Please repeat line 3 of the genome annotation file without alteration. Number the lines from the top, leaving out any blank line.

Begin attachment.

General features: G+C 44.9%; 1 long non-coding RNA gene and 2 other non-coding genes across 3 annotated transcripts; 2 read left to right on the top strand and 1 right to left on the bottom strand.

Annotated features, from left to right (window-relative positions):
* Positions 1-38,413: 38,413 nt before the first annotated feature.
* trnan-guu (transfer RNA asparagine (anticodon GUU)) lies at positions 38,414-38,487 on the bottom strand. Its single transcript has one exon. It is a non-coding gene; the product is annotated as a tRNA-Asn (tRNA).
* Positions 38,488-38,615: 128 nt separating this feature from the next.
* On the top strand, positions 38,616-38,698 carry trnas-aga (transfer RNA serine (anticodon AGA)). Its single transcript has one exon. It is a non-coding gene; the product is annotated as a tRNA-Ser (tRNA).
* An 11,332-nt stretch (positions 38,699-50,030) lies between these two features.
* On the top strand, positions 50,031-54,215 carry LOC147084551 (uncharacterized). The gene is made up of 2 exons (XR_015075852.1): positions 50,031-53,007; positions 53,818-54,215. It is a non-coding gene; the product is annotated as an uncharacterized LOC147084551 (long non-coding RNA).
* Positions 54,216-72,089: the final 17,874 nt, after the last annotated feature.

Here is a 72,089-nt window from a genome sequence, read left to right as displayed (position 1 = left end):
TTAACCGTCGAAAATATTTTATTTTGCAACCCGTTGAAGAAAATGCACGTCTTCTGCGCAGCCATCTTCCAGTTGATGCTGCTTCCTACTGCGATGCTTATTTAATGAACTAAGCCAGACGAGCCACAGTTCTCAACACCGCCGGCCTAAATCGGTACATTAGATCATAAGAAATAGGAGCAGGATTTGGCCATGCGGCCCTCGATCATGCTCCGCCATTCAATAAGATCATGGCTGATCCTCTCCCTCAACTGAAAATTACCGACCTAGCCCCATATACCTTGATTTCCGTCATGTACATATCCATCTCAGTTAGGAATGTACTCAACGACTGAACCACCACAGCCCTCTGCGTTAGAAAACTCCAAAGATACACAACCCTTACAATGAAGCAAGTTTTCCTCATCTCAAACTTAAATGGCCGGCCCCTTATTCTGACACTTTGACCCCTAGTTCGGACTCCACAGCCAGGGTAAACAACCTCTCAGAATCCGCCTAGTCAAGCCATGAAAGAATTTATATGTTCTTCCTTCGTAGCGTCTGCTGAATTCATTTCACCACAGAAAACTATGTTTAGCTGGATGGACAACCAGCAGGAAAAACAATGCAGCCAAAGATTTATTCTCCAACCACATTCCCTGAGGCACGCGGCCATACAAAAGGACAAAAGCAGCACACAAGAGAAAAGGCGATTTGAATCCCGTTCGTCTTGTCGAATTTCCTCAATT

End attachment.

* Positions 1-38,413: 38,413 nt before the first annotated feature.